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I Donít Want to Sleep Alone (Tsai Ming-Liang, 2006)

 

Although director Tsai Ming-Liangís nationality is generally considered to be Taiwanese, Malaysia is, in fact, his home country. With I Donít Want to Sleep Alone, his latest work, the master filmmaker for the first time shifts the locale of one of his films to Malaysia, though the difference has surprisingly little effect on his approach. Although the tiniest bit warmer than the usual Tsai outing, Sleep is still largely an examination of modern alienation (specifically here the alienation of being in a foreign country), shot through with the directorís typically rigorous style. In what may be a slight case of diminishing returns, Sleep does less to extend the directorís body of work than to reinforce it. With fewer humorous moments than usual to lighten things up, the filmís slow pacing takes more of a toll than in most of his challenging works.

The plot, slim as it is, has two separate strands. The first follows a homeless drifter (Tsai standby Lee Kang-sheng) who is beaten by hustlers and falls under the care of another illegal squatter. The second observes a comatose man (also played by Lee) who is cared for by a waitress. These two situations are contrasted with one another, the former a sheer act of altruism, the latter essentially performed under duress. As the film continues, the underlying sense of sadness in both plots builds, with the first culminating in a state of unrequited homosexual love and the latter resulting in a state of requited, but unwanted, passions. Tsai uses his trademark water metaphors and other visual cues such as the presence of gasmasks to extend these personal stories into a more wide-ranging portrait of a dissatisfied society. His insistence on a morose tone is appropriate, given the desperate conditions of his characters, but it is so unremitting here that it sometimes feels forced upon what is at least one half of a love story.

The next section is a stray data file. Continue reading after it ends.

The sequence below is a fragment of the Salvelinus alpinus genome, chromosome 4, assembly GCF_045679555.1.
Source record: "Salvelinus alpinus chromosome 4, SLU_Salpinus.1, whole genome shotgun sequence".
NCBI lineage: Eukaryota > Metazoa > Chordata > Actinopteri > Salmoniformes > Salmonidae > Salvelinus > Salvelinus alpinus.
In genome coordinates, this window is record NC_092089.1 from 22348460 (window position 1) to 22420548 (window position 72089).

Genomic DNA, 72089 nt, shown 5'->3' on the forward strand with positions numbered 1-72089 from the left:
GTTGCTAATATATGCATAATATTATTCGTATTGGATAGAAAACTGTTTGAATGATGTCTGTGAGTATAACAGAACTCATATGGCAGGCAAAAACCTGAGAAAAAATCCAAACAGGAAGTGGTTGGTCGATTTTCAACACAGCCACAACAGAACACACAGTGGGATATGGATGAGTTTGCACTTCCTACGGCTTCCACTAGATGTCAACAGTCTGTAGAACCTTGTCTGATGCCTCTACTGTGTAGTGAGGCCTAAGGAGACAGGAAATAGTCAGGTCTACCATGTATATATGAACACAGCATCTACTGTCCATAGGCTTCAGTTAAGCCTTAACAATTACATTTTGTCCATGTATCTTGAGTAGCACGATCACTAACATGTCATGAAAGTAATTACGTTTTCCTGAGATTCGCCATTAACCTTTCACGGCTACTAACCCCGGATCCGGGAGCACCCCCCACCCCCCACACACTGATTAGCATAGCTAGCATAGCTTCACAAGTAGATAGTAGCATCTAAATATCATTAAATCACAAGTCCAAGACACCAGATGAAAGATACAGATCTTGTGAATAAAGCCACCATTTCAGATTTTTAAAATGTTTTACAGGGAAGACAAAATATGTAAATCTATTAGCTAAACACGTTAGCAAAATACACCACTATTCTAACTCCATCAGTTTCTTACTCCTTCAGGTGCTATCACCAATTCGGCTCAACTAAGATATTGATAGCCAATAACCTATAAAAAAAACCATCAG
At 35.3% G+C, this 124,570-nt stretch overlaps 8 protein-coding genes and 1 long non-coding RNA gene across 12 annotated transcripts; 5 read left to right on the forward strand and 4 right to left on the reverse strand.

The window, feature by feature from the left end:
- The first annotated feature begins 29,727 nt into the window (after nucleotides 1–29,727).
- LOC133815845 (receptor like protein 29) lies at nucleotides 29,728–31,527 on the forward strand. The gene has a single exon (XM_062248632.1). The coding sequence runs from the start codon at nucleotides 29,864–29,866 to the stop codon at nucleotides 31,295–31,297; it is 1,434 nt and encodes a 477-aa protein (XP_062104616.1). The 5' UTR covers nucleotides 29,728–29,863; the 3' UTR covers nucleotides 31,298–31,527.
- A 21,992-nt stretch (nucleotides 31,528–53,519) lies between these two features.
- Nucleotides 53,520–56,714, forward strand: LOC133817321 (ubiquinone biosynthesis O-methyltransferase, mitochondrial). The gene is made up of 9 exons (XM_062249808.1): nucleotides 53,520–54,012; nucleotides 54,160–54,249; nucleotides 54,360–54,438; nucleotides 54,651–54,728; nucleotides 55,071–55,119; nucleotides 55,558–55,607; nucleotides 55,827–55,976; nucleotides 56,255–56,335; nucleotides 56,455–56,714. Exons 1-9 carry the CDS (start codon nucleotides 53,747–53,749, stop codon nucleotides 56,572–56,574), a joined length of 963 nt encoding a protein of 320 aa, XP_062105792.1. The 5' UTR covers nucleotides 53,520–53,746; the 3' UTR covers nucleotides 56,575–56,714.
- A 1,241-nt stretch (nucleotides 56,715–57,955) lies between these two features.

Tsaiís style is essentially written in stone at this point, and I Donít Want to Sleep Alone hardly challenges it. With expressive use of the abandoned building that serves as the filmís primary setting, he turns almost every shot into a reminder of his charactersí interior loneliness. From the spiraling, dark staircases that resemble Escher drawings, to the giant pool of water that lies in the center of the complex, Tsai here is as visually adept here as ever, right up to the film's peaceful final shot, which shows the reconciled characters drifting into slumber.

53

Jeremy Heilman

01.08.08